This year I took on the role of head coach for the middle school swim team.
I did this mostly because Number 4 had been on the team the previous three years and this would be her last season and there was talk of no longer having the middle school team and when I told her last October there may not be a middle school swim team for her final year of middle school her response was,
But Mom, I already know what I’m going to say in my speech at the banquet.
So I offered to coach the team.
I truly was mostly doing it for my kids initially.
Number 5 is in middle school too, and she had been looking forward to swimming with her older sister on the team for a long time.
So I campaigned to keep the team alive.
While the months of December and January were a little busy — okay REALLY busy — I am so glad I was able to have this opportunity.
Because now that the season is behind me, it really isn’t about my kids anymore.
It was so much more than that.
Here is what’s important to know about this middle school team.
It was started by the high school coach, many years ago as a way to introduce kids to the sport of swimming, get a taste of it, and develop a love for the sport and the desire to want to continue on to the high school swim team.
Compared to the year-round program that my kids swim on, it’s a rinky dink little team.
The season is about 10 or 11 weeks long.
We only practice once a week.
We have about five meets during our short little season, and then there are middle school state championships at the very end.
The most rewarding part of this whole season for me was not watching Number 4 win both her events and set a middle school state record in the 50 backstroke at the state championship meet.
It wasn’t seeing Number 5 kick butt as a 5th grader.
There were many, many rewarding moments.
But the biggest came from my little buddy.
I’ll call him A.C.
Two months ago I wrote this post about him.
If you missed that post, go back and read it really quickly.
So two years ago, my buddy AC could barely swim. Refused to put his face in the water.
Every week he came to my house for swim lessons two summers ago, and by the end of the summer he was swimming across my pool.
When his mom found out I was coaching the middle school team she asked if he could be the manager because AC and his mom didn’t think he was good enough to be on the team.
Tell him to bring his suit to tryouts, I told her.
He came in beach trunks and a swim shirt like he was ready to hit the Jersey Shore in August.
AC swam about 10 lengths of the pool in total that first day at tryouts.
He swam more in that one day than he had in all his previous years on the planet.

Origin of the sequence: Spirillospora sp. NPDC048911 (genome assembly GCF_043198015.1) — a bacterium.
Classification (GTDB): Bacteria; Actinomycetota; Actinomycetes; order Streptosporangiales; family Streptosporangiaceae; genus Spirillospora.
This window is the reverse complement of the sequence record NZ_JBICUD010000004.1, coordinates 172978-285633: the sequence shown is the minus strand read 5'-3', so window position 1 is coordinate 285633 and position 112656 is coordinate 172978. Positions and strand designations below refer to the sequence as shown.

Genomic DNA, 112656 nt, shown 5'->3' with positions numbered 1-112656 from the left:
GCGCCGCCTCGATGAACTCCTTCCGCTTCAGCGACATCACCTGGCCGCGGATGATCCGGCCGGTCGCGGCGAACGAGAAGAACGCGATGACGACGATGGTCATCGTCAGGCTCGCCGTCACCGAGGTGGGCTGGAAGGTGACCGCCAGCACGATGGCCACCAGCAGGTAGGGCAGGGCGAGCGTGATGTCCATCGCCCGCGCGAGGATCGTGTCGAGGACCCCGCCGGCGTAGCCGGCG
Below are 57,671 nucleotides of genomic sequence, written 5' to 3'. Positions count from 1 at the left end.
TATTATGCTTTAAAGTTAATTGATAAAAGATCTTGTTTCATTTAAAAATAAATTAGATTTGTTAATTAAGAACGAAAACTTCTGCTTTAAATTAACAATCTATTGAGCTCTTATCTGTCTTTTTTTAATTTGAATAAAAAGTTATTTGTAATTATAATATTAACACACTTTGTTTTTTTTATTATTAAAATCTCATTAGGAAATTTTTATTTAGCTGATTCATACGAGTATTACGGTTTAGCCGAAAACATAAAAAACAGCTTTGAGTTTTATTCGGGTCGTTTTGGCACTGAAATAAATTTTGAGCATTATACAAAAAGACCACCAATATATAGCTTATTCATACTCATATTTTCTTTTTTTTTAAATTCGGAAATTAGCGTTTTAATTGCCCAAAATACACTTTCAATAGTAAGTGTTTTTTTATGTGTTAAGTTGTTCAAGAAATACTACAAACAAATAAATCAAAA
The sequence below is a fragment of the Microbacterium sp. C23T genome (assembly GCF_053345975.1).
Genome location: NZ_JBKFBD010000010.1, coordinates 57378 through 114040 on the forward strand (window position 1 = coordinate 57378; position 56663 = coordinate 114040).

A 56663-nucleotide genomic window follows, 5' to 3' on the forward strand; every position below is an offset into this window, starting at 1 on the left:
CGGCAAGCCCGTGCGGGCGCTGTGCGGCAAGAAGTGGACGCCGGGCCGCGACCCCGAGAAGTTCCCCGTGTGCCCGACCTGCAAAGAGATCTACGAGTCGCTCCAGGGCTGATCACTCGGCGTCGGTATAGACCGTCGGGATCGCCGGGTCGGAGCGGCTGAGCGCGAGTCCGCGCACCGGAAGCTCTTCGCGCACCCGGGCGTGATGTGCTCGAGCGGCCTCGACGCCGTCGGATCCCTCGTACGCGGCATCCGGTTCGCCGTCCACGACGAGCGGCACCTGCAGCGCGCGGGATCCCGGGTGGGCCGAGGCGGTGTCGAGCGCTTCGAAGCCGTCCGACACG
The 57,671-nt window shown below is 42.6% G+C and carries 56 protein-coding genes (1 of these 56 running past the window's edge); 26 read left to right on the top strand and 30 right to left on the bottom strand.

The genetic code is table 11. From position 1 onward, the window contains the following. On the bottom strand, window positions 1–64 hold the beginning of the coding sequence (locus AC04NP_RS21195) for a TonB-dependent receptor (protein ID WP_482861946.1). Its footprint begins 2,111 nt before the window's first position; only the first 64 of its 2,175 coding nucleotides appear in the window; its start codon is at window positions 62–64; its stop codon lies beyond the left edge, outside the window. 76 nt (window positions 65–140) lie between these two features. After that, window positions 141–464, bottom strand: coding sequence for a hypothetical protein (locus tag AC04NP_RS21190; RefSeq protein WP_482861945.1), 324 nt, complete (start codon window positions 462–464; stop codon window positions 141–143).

I’m not really exaggerating.
But he walked out of that pool with his head held higher than ever before.
He was so proud of himself.
That was a MAJOR moment for AC.
The next week he came to practice in a legit suit.
The swim shirt was gone.
HE WAS ALL IN.
He didn’t know how to dive off the blocks.
He didn’t really even know how to dive from the side, for that matter.
We started working on that at practice about 3 weeks into the season.
We had a meet a week or so after we started working on dives.
AC said to me, I’m not going off the blocks. I don’t feel comfortable.
I told him to get his butt on the blocks.
I told him he was ready.
He gave me a little bit of a death glare.
But he did it.
And after that, he just kept going off the blocks without hesitation at every meet we had.
He was starting to develop confidence.
He was starting to believe in himself.
And then something INCREDIBLE happened.
AC joined the ding dang year round swim team the last week of January.
HE JOINED THE FUCKING SWIM TEAM!!!
My little guy who didn’t think he could handle the little rinky dink middle school swim team, who couldn’t dive off the blocks, who showed up for his first practice ever less than two months earlier joined the year round swim team.
He never would have done that if it weren’t for this little middle school swim team.
This little middle school swim team that many year round swimmers and coaches might scoff at. Might call a joke.
This little middle school swim team literally changed the course of this kid’s life.
I’m not being overly dramatic and I’m not exaggerating.
This kid’s life is now on a different trajectory.
And it’s because of this little team.
We had our banquet two weeks ago.
I was so tired and drained by that night that I was more emotional than usual.
(my emotional bar is set pretty low to begin with)
I told everyone I was definitely going to cry when I was at the microphone addressing the swimmers and the parents.
I cried three times.
But when I gave AC the Most Improved Swimmer Award — an award he 100% deserved and earned — I completely lost it.
Like I-couldn’t-get-the-words-out crying.
Because while most other people at the banquet did not appreciate the significance of this award, I did.
From my perspective, it really didn’t have all that much to do with AC’s improvement in the pool.
It was his growth as a human being.
He was so proud of himself.
And rightly so.
After the banquet I was a little bit embarrassed by my level of sobbing in front of over 100 people.
It was pretty bad.
I mentioned it in this post when I realized I had way too much going on in my life.
And then I got this text from AC’s mom.
AC. He got it.
It’s the people who struggle the most who really understand other people who struggle.
But that wasn’t what I meant to point out in this post.
The most important lesson for me from this whole middle school swim team experience is that no matter how small your venture is, not matter what you are doing, and no matter who you are, what you do and who you are literally has the potential to change lives.
Is that over the top? Is it dramatic?
But it’s also true.
And I am so, so,
grateful, for this tiny little team.
It literally changes lives.
And I feel incredibly honored to have had the opportunity and the privilege to be a part of that.